Rosenfeld: This has become a highly charged, symbolic issue in which union opponents and proponents have invested a lot of time and resources. The research doesn’t show overwhelming results from the passage of right to work legislation. (Right-to-work laws are) often a lagging indicator of already weakened union power. And that’s certainly what we see here in Missouri and certainly what we see in other states that have passed these types of laws recently.
So for your average worker, things might not change. For your average union, resources will be constrained. But right to work will prove to be the death knell of organized labor only if unions believe it to be so. There’s no reason unions cannot remain strong in a right-to-work state. They face a steeper challenge, but the possibility is there.
St. Louis Public Radio: Why do businesses and business groups like right to work and want to see it passed? What benefit does it have to the manager/business side of the equation?
Rosenfeld: There’s a widespread belief that right to work hurts unions, prevents unions from spending money on new organizing. So for your average non-union business, the threat of unionization is diminished. It often provides a wedge where in currently unionized businesses, the employers can step up anti-union campaigns and try to convince workers not to contribute to the unions – which also further weakens existing unions.
St. Louis Public Radio: There are instances in states with right to work where unions have done well or thrived. You told my colleague Jo Mannies that unions in Nevada are gaining power because, I assume, they’ve been aggressive at making sure they matter to the membership. Is that an example where right to work didn’t really end up hurting unions? And are there cases where right to work did hurt union and unionization efforts.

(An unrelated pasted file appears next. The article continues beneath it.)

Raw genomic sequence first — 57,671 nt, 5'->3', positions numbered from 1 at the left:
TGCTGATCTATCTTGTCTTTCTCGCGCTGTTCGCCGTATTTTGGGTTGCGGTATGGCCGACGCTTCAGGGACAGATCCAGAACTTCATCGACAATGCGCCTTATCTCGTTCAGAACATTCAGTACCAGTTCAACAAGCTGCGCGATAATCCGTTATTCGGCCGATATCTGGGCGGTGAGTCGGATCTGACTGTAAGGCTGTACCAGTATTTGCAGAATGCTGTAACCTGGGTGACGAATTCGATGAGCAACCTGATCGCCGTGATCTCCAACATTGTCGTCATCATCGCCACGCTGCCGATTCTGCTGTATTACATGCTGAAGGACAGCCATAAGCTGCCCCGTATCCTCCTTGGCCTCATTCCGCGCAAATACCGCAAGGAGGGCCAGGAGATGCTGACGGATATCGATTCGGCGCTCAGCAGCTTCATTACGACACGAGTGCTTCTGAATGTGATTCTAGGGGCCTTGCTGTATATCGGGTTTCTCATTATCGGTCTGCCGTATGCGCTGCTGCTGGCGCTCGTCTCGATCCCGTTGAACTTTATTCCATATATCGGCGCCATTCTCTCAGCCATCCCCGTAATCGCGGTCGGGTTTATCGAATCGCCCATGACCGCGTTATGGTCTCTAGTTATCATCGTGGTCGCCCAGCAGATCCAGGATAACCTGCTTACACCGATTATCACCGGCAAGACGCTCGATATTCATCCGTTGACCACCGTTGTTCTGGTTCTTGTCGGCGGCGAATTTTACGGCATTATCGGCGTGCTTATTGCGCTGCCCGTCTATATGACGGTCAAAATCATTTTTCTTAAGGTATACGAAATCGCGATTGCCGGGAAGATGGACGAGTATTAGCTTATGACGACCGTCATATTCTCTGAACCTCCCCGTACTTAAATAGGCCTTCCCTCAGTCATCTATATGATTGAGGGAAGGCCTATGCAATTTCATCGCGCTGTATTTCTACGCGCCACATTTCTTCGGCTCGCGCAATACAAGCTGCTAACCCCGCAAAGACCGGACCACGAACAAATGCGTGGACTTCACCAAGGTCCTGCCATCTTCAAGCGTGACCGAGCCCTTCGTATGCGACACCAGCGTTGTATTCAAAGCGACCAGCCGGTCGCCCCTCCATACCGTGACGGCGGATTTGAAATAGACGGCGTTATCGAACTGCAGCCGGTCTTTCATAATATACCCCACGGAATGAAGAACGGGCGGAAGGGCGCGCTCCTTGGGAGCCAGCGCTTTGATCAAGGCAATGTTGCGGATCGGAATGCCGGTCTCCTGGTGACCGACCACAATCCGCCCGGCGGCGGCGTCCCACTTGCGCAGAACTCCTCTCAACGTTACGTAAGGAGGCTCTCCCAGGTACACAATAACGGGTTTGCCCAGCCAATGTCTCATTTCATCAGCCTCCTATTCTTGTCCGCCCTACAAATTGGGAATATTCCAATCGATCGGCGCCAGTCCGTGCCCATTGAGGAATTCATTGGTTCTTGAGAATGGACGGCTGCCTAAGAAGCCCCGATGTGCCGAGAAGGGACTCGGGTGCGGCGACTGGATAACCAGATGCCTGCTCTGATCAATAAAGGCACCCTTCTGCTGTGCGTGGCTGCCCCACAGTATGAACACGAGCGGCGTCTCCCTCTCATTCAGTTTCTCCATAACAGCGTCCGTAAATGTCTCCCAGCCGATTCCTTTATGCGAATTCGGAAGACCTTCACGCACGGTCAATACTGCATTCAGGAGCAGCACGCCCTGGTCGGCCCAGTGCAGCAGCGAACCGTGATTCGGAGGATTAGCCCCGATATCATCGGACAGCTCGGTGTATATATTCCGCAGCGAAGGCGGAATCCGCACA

Rosenfeld: One of the bright spots for organized labor and certainly for the Democratic Party coming out of the 2016 elections was Nevada. A lot of people have pointed to the strong unions in that state in terms of providing the political resources, organizational and financial, to get out the vote – to the surprise of a lot of people with strong Democratic victories. Nevada is a right-to-work state. Unions there have done a very good job at convincing covered members to pay union dues. Other unions out there should be looking to Nevada to find out what they’re doing right.
There are other instances. Certainly if you look at how the laws were structured in Wisconsin, the passage of right to work has coincided with pretty steep declines in membership. That was a peculiar case: Not only was right to work passed, but also unions were also really hamstrung in what they could bargain over. So workers really had little incentive to pay union dues given that traditional union activities were cut off by the legislation.
On the Trail, a weekly column, weaves together some of the intriguing threads from the world of Missouri politics.